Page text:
The sleeper agency is the antithesis of the traditional agency mentioned above. It is an agency that may excel in one particular area that fits your category and business model exactly, as opposed to being something for everyone. It is an agency you may not have heard of, but you’ve found by taking your time to research and learn what each agency does well. It may be an agency like Kilgannon that establishes specific objectives and metrics, with a scorecard evaluation, for each campaign or project. Or, it could be an agency that specializes specifically on promotions and driving product trial. By taking the time to learn more about each agency’s strengths, you’ll be in a much better position. Return on investment: the sky’s the limit.

So next time you’ve got a project, challenge yourself. You don’t need to be selecting a new AOR. Do a little research, try out an agency on a project basis, and see if you can discover a sleeper agency to get the competitive edge and return on investment that you need in today’s dog-eat-dog world.

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Use ROI Scorecards to Ensure Success in Marketing High-Involvement Brands

During a recession everyone hops on the ROI bandwagon as marketing dollars are scarce. As soon as the good times return and the marketing floodgates open, most marketers slide it to the back burner. However, for high-involvement brands ROI analysis is mandatory – in good times and bad times. At Kilgannon, we use a scorecard to make ROI analysis relevant, easily understood, and actionable.

But let’s start with what we mean by a high-involvement brand (HIB). This is a brand that has a long sales cycle and the customer perceives some risk with the purchase. It is the opposite of a consumer packaged-goods impulse purchase. Because of the long sales cycle, marketing investments have a long gestation period, sometimes more than a year. It is highly risky for a marketer to wait until the end of a sales cycle to evaluate the marketing spend. This is why milestones are important — to make sure the marketing stays on track.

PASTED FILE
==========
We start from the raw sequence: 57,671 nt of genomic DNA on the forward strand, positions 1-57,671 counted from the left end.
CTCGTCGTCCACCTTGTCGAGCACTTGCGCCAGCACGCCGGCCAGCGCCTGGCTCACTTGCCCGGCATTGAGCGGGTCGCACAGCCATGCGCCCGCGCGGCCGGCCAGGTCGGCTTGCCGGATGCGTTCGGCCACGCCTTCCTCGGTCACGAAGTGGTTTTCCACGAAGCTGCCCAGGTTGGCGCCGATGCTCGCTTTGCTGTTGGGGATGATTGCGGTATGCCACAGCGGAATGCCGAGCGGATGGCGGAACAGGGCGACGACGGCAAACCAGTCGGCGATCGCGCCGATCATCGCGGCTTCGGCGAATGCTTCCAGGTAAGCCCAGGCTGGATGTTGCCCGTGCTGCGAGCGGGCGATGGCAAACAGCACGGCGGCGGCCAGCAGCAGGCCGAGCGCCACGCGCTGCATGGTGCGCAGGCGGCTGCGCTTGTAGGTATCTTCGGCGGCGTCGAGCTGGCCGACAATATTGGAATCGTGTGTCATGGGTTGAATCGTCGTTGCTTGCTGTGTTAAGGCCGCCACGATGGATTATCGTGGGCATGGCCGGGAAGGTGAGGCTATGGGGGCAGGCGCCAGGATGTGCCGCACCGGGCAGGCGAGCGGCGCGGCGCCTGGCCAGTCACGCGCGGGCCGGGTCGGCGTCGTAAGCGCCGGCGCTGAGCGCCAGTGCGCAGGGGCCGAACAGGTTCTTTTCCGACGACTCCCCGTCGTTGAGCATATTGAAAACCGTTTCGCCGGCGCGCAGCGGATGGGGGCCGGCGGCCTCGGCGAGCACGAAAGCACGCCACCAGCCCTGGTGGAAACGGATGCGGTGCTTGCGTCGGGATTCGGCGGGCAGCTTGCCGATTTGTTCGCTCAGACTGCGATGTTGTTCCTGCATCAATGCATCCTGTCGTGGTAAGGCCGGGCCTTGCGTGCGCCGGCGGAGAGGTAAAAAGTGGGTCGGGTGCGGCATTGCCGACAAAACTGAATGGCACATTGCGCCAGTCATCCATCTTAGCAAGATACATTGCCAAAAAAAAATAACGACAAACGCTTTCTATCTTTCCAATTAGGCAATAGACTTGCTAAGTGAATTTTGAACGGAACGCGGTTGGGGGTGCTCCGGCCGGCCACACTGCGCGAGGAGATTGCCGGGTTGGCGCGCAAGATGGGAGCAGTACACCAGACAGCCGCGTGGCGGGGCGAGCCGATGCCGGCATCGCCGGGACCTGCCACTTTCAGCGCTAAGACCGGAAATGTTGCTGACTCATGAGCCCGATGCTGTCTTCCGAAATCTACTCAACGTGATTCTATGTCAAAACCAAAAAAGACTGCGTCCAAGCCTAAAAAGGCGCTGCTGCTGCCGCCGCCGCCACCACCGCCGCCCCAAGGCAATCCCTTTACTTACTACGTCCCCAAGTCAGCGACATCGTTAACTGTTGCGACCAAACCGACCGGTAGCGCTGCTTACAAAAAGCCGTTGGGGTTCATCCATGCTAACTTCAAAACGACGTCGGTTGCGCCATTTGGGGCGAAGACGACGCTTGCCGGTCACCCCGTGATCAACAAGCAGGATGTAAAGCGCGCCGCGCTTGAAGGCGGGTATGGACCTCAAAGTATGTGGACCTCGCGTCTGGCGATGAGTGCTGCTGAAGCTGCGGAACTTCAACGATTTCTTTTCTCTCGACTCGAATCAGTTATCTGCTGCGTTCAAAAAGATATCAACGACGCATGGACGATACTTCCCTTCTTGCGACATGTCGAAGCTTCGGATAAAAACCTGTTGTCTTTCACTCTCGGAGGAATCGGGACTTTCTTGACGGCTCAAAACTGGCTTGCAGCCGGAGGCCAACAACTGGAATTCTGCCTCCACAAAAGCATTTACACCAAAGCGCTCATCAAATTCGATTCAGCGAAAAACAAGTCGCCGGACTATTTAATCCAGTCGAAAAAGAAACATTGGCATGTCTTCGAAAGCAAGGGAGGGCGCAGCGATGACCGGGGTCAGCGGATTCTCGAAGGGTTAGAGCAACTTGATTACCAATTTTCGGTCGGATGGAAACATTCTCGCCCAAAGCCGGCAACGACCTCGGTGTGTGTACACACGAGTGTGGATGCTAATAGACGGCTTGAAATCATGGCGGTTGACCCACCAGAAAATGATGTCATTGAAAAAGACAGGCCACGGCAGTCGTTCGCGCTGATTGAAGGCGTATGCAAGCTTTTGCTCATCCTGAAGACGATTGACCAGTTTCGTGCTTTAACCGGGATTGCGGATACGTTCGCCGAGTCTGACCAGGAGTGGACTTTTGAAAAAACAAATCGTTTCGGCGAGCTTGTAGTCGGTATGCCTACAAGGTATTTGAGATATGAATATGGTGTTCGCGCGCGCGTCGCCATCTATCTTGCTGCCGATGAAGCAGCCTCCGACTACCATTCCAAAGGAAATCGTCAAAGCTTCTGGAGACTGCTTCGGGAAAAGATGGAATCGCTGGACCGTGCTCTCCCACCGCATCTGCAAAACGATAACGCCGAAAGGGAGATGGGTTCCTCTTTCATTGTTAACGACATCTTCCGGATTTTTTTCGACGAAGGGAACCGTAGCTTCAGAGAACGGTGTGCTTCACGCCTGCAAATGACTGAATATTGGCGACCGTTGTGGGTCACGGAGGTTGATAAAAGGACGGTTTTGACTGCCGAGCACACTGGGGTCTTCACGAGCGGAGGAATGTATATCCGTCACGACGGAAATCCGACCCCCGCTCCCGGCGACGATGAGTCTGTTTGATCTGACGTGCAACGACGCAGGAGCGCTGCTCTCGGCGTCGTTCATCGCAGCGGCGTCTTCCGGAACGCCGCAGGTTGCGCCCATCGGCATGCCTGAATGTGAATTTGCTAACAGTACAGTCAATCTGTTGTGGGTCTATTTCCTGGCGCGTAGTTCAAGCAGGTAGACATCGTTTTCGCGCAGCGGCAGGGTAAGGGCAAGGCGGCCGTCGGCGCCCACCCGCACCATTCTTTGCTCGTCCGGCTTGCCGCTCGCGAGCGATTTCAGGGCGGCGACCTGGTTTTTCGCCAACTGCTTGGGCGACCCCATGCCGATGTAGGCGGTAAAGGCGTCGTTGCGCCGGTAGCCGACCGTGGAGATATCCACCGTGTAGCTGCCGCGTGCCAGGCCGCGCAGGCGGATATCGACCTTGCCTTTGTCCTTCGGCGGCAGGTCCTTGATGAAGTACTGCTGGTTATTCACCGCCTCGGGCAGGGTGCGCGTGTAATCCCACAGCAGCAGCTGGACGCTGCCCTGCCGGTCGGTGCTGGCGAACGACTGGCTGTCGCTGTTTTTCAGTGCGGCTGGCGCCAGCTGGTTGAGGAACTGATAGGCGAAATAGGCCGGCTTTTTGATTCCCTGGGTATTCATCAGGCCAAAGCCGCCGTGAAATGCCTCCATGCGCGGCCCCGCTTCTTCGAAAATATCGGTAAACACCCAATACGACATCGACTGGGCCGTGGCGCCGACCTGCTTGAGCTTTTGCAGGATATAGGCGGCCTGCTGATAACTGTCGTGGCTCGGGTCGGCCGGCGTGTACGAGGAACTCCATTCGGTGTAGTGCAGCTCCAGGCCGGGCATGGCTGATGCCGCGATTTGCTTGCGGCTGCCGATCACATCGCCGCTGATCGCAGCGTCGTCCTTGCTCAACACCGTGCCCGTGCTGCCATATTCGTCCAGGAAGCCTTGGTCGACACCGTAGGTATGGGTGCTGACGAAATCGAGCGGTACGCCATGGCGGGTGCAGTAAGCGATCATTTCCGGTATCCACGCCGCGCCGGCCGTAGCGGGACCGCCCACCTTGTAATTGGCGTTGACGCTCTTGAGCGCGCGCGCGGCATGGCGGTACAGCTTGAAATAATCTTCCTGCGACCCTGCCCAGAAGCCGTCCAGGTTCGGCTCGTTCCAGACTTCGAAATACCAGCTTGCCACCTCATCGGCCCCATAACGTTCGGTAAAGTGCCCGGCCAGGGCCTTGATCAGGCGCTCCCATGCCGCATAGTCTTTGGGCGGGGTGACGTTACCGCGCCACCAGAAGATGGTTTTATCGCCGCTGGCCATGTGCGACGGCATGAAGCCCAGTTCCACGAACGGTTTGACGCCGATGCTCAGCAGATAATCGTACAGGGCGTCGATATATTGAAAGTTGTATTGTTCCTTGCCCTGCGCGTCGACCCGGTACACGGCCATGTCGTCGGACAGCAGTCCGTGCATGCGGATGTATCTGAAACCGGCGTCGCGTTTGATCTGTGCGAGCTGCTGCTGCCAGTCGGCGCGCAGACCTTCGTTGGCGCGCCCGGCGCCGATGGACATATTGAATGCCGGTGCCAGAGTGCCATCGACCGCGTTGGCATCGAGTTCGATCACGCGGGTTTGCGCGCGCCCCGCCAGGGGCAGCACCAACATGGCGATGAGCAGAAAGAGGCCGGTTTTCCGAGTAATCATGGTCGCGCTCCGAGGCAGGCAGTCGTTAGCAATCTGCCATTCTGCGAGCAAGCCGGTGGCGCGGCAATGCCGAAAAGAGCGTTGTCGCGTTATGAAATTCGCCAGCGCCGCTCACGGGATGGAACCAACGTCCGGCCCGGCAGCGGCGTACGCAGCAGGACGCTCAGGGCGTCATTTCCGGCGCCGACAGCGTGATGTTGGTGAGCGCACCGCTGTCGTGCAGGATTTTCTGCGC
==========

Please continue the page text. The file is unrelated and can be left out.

Our clients have told us that the scorecard we’ve created has proven to be invaluable. For HIBs, the scorecard is like a breadcrumb trail that leads from the marketing activity to the ultimate sale. This process enables a marketer to see the contributions of each phase of marketing activity. In the early stages of the sales cycle this involves measuring the effectiveness of building brand awareness and attitude.

In the middle stages of the sales cycle, customers are beginning to shop for information about the product. This stage is one of the key differences between HIBs and consumer packaged goods. Since HIBs entail more risk, customers go through a research phase where they shop and learn more about the product before making their purchase decision.

Obtaining metrics on product research activity and how it interacts with your brand is essential to understand your ROI. Web analytics, search results, store traffic, call activity, requests for information, and other lead generation metrics are examples of the type of information that fills the middle stages of the scorecard.

The final area encompasses the more traditional financial metrics, such as sales revenue, market share, share of wallet, and willingness to recommend.

By consolidating all these metrics into one scorecard and trending the results, a marketer can monitor his marketing activities in the short term, while achieving his sales goals in the long term. We encourage every marketer of HIBs to use a scorecard so they can be sure their spend is as efficient as possible.

Sample Scorecard for Widget, Inc.

Sample Scorecard for Widget, Inc.